Instead, one must recognize the themes swirling and resplendent throughout this tertiary triumph. _Ys_ was oft-described as a song cycle—not unreasonably, given its autobiographical quality—but _Have One on Me_ is an encapsulation of her entire oeuvre to date, a triptych blending that storytelling magic so perfectly exhibited in _Ys_ with the sentimental sentiments that characterized _Milk-Eyed Mender_.
Even within the first disc the harmonious dichotomy is clear: such fabulous fables as the title track and “No Provenance,” taking up the mantle of the _Ys_ian travelogue, are interwoven with the life-affirming string-laden beauty of “Easy” and pure harp simplicity of “’81,” in which Newsom sings and stresses oh-so-softly: “I’m your little life-giver; I will give you life”; “I was born to love you, and I intend to love you”; “I believe in innocence, little darling; I believe in everyone.” It seems that her journeys from home are taking her such wonderful places as she has never before seen—but things turn sinister with the start of the second disc. “On a Good Day,” which could pass for a pure 14th-century English folk tune, sees her speaking to a lover: “Will you leave me be, so that we can stay true to the path that you have chosen?”
The parting of the paths finds her “squinting towards the East” (“Jackrabbits”), drawing analogies between her misogynist host and a vicious Indian prince (“Go Long”)—possibly the most vicious lyric she’s ever released. Yet she hasn’t lost her sense of love—looking back home in “Occident,” she asks, “Lord, is it harder to carry on, or to know when you are done?”, and, seemingly having made her choice, speaks possibly the defining lyric of the record: “To leave your home, and your family, for some distortion of property? Well, darling, I can’t go. But you may stay here, with me.”
Somewhere along this path of pervasive prowess, one notices the lack of wildness in her voice—it’s grown and developed far beyond its previous appearances. This shift in vocal expression is due to quite possibly the most devastating and influential event in her life in the past few years: in spring 2009, Newsom, who had won the hearts of hundreds of thousands with that ineffably peculiar intonation, was diagnosed with vocal cord nodules, not only eliminating her voice, but also preventing her from fully expressing her emotions. “In fact,” she stated in an interview with the _Times_, “crying was the absolutely worst thing I could do to my voice. So I was constantly telling myself, don’t feel, don’t feel, don’t feel.” She emerged from the condition after two months, though not unscathed—her formerly “untrainable” voice (by her own account) developed a richer, more mature nature (“I may have changed. It’s hard to gauge. Time won’t account for how I’ve aged,” she sings in “Autumn”). Her songwriting, on the other hand, shows something remarkable. She’s taken as great a pleasure as she can in once again being able to express herself, and has done so in practically every way possible: not only is her music more evocative of beauty and emotion than ever before, but her lyricism allows for an unabashed celebration of not only deep love but _feeling_. It’s a cathartic eruption, albeit one of the least disturbing and most comforting emotional explosions ever placed on record.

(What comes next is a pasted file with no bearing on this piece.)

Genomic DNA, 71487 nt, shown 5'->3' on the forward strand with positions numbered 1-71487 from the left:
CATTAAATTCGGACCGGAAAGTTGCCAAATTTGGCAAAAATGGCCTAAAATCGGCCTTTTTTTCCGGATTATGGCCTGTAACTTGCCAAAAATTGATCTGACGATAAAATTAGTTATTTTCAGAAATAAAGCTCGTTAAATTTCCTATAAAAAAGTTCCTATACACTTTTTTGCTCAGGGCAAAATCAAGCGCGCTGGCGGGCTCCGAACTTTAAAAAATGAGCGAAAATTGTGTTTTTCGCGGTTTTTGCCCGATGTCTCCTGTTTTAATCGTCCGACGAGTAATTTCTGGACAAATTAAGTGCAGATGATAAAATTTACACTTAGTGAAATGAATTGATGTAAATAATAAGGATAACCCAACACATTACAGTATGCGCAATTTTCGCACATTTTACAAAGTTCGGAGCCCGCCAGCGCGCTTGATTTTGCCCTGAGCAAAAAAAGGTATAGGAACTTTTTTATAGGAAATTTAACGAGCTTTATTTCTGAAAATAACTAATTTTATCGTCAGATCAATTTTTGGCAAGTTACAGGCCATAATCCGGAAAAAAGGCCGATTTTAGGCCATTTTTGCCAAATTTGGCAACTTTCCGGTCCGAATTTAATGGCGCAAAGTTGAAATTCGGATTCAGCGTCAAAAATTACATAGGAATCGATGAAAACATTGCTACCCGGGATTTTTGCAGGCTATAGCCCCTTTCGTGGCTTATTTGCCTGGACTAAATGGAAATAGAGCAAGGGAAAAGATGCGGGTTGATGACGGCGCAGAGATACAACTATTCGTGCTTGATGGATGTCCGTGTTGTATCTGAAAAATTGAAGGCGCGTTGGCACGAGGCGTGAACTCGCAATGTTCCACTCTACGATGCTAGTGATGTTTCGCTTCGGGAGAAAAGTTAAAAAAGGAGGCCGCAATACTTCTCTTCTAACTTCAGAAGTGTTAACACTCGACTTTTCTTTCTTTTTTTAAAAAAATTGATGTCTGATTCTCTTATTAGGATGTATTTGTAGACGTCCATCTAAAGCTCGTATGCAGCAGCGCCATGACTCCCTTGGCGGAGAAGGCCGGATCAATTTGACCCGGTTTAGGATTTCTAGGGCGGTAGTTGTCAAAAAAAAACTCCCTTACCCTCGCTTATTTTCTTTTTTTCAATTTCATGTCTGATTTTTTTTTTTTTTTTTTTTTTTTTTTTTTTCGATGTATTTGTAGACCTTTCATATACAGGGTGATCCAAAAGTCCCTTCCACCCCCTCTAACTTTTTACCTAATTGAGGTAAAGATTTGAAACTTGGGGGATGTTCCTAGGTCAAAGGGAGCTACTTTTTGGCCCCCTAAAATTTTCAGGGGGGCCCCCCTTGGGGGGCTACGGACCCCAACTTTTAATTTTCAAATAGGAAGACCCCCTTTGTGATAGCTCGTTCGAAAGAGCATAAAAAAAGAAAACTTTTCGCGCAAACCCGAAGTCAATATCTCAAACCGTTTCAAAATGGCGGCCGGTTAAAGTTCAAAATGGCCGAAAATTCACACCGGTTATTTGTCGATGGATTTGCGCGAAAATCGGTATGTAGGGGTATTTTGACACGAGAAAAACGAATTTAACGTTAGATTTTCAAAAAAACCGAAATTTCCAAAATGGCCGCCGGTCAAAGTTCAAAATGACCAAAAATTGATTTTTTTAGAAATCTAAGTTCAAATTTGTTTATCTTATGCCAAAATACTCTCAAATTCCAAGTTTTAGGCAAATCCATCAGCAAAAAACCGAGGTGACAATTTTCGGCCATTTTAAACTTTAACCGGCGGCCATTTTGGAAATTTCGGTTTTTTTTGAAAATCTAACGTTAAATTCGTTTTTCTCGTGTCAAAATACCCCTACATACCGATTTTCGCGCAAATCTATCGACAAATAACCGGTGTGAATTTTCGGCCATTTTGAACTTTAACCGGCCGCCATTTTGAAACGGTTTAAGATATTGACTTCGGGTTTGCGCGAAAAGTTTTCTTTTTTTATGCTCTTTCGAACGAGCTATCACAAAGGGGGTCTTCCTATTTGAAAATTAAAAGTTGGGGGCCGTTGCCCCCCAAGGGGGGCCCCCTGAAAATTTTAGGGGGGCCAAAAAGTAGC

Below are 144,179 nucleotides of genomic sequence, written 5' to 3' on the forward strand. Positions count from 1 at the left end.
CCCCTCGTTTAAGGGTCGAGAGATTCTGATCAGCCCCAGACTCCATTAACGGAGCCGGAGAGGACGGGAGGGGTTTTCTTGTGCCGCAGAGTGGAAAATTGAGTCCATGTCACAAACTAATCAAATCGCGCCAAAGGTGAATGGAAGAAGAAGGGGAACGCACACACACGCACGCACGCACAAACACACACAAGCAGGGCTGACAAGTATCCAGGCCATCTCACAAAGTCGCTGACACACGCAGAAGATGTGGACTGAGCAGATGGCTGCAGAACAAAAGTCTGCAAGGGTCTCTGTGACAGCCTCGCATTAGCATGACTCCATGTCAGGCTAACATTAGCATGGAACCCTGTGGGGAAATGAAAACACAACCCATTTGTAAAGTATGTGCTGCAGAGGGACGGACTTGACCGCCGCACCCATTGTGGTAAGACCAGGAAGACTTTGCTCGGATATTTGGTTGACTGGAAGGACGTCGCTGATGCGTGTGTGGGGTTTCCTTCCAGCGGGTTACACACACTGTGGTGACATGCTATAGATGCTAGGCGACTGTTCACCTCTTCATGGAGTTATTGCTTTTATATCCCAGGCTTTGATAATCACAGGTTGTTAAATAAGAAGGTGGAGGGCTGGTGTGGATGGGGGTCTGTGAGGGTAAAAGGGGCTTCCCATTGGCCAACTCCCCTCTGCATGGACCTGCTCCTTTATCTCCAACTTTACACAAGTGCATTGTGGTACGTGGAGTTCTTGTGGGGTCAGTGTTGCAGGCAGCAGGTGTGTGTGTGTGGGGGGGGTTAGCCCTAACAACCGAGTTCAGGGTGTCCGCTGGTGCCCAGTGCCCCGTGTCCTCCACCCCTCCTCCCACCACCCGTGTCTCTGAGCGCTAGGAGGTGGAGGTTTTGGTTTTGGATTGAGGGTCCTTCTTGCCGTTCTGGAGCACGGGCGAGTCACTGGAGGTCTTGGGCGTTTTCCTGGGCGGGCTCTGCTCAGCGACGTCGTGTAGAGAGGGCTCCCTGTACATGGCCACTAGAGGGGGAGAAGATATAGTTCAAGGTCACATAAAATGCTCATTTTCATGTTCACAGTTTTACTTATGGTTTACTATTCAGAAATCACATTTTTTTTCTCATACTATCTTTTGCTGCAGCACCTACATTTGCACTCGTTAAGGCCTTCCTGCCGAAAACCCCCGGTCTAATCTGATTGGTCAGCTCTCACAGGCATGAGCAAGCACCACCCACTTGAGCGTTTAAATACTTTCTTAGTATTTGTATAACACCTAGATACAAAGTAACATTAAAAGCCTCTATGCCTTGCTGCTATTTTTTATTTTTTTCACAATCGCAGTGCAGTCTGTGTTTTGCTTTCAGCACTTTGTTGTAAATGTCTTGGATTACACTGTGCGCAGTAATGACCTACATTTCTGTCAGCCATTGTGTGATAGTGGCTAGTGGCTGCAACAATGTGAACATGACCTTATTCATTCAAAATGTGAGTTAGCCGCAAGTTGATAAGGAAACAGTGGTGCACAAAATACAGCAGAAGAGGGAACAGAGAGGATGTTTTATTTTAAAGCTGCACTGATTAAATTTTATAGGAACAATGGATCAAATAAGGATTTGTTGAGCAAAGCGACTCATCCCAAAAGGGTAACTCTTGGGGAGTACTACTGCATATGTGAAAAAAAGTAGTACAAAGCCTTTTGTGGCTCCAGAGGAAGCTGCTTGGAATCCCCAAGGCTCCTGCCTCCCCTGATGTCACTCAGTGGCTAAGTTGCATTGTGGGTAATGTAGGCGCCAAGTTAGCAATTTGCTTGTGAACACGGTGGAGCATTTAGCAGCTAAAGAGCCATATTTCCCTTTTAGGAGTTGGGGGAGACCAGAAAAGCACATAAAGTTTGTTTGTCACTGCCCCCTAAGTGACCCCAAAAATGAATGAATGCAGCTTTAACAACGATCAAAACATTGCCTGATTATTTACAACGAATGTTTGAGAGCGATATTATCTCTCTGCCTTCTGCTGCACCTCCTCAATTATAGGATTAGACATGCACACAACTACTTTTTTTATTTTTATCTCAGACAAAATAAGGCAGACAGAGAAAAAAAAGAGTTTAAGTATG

_Have One on Me_ is a candescent crown to Newsom’s career, more accessible yet accomplished than anything she—or any former freak-folk figure—has attempted previously. Most of all, she seems perfectly settled in this style, the union of her first two attempts at stairways to heaven. Certainly, she found first panegyric with domestic personalism, then set out into the unknown in search of the mystic Ys—but it seems as though the destination of such a journey was the warmth and love of home all along, and she’s fully contented to be there. And as this realization has resulted in such a superlatively towering and passionately moving achievement, I, too, am more than happy with home as her place of rest.